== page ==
“There is more to successful Common Core implementation than simply added time,” said Cheryl Scott Williams, LFA’s Executive Director. “It takes leadership, courage and on the ground support to ensure effective implementation is happening in urban, suburban and rural communities throughout the country.”

Getting Common Core Right: What We’ve Learned details examples from the field and promotes best practices from large states to small districts. In California, state leaders have used a multi-stage process to phase-in the standards and connect them to teacher evaluations. In Toledo, Ohio, significant efforts have been made to involve practitioners in the process to understand the professional development supports necessary for success.

“Common Core standards are essential to helping all our kids achieve at a high-level regardless of where they live,” said Williams. “Over the past year, we have reached out to successful practitioners and stakeholders, asking them to share their experiences and wisdom through the Get It Right Campaign so others can learn from these experiences.”

Lessons learned from those in the field provide an important blueprint on how to take advantage of extra implementation time and make the best use of instructional materials, high-quality professional development and stakeholder engagement to the benefit of children, families, educators and the community at-large.

View the complete release here.


Dr. Catherine Cushinberry brings extensive experience working with nonprofit organizations that support children to new role at LFA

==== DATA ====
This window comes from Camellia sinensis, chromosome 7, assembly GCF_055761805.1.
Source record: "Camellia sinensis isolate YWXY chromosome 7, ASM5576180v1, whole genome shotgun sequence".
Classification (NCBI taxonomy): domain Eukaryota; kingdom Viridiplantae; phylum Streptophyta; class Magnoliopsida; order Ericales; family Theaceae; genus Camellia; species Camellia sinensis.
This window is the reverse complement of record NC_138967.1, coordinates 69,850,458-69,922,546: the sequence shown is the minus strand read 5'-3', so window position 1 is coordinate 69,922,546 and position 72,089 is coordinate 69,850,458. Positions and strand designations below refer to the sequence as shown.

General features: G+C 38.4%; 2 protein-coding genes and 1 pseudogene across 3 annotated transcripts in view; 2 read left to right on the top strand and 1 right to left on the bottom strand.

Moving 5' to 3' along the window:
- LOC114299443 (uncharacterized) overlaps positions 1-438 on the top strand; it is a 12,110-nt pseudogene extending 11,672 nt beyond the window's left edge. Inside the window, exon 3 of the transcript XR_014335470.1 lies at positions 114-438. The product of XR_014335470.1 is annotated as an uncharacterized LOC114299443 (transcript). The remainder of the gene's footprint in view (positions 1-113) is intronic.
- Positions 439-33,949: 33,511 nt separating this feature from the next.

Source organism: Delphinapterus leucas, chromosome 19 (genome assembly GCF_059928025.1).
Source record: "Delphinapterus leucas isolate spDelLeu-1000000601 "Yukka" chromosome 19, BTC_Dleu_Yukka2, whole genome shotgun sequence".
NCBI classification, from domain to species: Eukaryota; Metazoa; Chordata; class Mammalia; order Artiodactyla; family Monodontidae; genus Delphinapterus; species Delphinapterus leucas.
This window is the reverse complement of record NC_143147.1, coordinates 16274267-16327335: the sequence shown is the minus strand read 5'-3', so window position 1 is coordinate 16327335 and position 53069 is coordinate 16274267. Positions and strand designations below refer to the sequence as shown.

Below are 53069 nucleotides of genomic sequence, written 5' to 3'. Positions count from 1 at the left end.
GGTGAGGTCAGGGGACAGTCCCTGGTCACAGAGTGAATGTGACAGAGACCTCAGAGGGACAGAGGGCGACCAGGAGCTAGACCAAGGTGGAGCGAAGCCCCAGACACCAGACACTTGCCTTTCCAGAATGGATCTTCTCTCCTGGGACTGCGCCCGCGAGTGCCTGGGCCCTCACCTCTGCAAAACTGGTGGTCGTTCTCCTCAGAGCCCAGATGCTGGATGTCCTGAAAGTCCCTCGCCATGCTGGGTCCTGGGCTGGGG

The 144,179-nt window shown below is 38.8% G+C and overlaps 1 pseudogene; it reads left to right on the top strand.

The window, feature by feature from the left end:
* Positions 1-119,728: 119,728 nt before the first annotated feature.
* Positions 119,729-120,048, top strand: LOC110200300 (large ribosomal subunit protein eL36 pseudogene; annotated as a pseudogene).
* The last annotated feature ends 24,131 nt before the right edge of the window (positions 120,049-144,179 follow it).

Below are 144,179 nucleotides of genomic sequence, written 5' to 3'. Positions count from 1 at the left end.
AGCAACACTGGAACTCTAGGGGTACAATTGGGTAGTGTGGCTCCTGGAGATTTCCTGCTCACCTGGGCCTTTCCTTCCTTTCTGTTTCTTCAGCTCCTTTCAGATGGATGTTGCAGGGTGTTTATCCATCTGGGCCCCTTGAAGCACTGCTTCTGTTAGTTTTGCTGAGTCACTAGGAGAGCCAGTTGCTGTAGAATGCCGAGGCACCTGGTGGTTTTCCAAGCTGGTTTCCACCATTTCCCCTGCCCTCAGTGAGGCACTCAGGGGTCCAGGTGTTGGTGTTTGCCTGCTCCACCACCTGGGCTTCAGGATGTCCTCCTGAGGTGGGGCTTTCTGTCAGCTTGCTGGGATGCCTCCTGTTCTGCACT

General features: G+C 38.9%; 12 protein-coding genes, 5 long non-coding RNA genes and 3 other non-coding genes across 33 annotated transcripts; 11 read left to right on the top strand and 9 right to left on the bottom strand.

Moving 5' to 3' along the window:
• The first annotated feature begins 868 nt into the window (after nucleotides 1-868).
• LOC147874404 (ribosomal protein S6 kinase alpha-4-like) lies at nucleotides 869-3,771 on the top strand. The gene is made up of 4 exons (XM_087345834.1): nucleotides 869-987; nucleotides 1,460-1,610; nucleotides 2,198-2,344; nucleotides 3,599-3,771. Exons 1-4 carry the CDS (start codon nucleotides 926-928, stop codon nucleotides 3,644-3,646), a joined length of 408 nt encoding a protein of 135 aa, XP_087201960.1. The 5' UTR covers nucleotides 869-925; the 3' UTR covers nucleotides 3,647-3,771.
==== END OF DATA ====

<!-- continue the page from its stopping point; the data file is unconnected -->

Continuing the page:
Washington, D.C. – November 24, 2014 – The Learning First Alliance (LFA), a partnership of leading education organizations representing more than 10 million parents, educators and policymakers, has welcomed  Dr. Catherine Cushinberry, executive director of Parents for Public Schools (PPS), as its newest board member. Passionate about her organization’s commitment to strengthening public education through the engagement, education and mobilization of parents, Dr. Cushinberry joined Parents for Public Schools in October 2014.

“With her extensive background leading organizations that support children, Dr. Cushinberry will be a great asset as an LFA board member,” said Cheryl S. Williams, executive director of the Learning First Alliance. “She, along with our entire board and their respective organizations, are vital to LFA’s ongoing work to promote the success of our nation’s public schools.”

Prior to joining PPS, Dr. Cushinberry was the director of research for Girls Inc. where she was responsible for program evaluation, measurable outcomes, and secondary data research and analysis. Prior to her role with Girls Inc., she served as executive director of a local Boys and Girls Club and was responsible for managing multiple sites, opening a teen center, and leading fundraising, staff development, marketing, and grant writing efforts. Dr. Cushinberry has also worked with nonprofits such as 4-H, United Way, Cheers to the Designated Driver, and grassroots organizations such as Camp PROMISE and Justice by Uniting in Creative Energy (J.U.I.C.E.).